Consumers are bombarded with choices. Consider a trip to the pharmacy for razors or toilet tissue. Should you buy the 5-pack, the 10-pack, or the 15-pack? Generic versus name brand? What about the two-for-one option? Wait, what about the old reliable?!
Ultimately, these choices are informed by past experience as well as whether we're thinking about the purchase when we're in the store says a study published in the December 2004 issue of the Journal of Consumer Research.
The phenomenon of present consumer decisions being influenced by past choices is known as the Background Contrast Effect. The effect reveals much about how consumers tap into their memories when making choices between products says Joseph Priester, UCLA assistant professor of marketing, and his colleagues. "Surprisingly, little research has examined when and why the Background Contrast Effect influences consumer choice," the authors explain.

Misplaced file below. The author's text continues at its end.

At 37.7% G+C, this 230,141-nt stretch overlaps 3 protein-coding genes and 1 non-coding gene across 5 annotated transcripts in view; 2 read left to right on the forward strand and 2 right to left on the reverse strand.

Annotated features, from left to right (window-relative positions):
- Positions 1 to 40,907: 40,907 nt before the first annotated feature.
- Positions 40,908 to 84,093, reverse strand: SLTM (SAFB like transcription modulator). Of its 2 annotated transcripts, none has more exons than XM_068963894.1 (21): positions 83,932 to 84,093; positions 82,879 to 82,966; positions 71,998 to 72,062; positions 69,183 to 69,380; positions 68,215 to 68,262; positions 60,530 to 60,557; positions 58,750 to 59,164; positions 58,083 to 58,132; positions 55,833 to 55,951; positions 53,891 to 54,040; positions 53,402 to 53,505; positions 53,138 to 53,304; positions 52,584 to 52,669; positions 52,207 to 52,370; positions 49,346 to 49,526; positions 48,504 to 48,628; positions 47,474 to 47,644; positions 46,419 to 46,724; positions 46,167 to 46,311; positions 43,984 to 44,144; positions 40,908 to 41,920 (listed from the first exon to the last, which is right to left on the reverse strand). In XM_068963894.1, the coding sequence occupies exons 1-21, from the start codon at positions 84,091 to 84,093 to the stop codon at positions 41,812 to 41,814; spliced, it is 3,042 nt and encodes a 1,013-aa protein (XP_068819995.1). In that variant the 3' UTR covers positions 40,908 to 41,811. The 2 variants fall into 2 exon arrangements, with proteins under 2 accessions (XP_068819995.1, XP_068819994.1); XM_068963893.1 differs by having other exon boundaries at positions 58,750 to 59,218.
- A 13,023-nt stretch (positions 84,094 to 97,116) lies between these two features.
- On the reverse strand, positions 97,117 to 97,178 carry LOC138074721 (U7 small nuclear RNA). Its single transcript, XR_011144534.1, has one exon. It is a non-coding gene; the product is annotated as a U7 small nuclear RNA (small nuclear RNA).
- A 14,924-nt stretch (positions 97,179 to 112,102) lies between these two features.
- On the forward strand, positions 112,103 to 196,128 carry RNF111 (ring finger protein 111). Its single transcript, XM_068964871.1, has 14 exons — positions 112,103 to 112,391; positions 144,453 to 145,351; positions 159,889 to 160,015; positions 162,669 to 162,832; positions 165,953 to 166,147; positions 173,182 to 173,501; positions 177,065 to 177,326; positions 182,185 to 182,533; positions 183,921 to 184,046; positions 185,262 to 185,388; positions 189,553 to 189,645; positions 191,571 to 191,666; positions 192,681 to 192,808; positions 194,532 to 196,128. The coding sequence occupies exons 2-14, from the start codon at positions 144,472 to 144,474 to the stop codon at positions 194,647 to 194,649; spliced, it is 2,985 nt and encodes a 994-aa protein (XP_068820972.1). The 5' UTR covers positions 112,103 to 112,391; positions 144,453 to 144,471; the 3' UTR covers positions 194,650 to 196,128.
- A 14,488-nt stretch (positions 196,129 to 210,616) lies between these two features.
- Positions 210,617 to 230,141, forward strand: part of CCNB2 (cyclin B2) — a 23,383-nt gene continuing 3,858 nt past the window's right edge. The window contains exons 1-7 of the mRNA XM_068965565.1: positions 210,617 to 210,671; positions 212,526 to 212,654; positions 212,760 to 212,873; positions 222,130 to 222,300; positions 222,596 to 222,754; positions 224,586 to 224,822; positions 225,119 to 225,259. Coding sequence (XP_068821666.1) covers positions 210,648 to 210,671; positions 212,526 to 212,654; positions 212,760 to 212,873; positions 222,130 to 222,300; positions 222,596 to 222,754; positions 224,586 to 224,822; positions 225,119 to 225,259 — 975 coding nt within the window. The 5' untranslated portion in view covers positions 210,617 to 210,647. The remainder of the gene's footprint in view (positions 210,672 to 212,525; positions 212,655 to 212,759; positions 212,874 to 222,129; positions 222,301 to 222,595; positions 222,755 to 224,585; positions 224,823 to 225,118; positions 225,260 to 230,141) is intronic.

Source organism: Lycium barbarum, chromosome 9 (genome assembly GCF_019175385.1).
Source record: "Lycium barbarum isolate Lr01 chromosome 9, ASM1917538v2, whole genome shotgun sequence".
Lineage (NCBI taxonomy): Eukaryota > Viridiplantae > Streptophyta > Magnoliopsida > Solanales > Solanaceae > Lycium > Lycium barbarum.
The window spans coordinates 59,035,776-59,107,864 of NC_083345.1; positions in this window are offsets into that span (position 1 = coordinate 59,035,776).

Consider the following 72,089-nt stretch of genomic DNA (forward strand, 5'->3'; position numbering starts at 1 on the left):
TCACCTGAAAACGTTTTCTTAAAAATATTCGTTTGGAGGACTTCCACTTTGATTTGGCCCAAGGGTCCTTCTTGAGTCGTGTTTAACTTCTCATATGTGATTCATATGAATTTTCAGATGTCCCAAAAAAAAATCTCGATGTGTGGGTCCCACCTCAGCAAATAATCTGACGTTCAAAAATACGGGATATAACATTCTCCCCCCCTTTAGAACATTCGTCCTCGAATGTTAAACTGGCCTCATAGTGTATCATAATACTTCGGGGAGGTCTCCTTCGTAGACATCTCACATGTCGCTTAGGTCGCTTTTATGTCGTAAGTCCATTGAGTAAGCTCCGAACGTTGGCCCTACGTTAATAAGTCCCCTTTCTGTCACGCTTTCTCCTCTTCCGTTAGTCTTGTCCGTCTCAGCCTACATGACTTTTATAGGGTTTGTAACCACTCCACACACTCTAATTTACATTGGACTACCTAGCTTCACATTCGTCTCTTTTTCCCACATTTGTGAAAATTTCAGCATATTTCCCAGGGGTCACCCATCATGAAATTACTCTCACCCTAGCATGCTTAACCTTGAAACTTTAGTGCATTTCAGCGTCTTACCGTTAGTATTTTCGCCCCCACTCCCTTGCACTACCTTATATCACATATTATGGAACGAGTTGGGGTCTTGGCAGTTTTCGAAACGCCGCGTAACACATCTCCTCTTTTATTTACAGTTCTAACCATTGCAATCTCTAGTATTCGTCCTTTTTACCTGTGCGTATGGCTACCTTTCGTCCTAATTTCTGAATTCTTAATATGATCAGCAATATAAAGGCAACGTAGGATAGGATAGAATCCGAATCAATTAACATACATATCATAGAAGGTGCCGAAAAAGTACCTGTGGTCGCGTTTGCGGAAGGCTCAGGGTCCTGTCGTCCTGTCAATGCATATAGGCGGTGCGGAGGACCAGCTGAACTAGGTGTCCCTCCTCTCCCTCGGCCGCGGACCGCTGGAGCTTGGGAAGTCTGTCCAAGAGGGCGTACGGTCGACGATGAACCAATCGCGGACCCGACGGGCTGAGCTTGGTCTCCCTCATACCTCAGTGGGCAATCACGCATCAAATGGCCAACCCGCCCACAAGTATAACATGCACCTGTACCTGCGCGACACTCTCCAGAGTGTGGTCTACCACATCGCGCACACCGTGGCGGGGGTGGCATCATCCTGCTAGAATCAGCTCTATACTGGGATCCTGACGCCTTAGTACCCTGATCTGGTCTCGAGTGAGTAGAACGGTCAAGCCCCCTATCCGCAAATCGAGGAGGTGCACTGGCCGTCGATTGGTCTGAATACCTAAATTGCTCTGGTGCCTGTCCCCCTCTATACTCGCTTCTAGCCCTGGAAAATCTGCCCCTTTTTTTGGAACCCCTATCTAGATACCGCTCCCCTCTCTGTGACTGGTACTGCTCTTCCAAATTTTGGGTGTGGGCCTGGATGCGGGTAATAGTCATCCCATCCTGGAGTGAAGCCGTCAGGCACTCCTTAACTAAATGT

In the study, the researchers performed several experiments that tested how and why the Background Contrast Effect manifests itself. The choice in the study was between automotive tire warrantees. The authors conclude that, "the Background Contrast Effect emerges because thoughtful individuals are using context in order to inform their choices."
Curiously, "non-thoughtful" individuals, as they are referred to in the study, "are aware of the trade-off values in the first choice, and yet are not using the information from the trade-off values in making their second choice."
Source: Eurekalert & othersLast reviewed: By John M. Grohol, Psy.D. on 21 Feb 2009
Published on PsychCentral.com. All rights reserved.
They called me mad, and I called them mad,
and damn them, they outvoted me.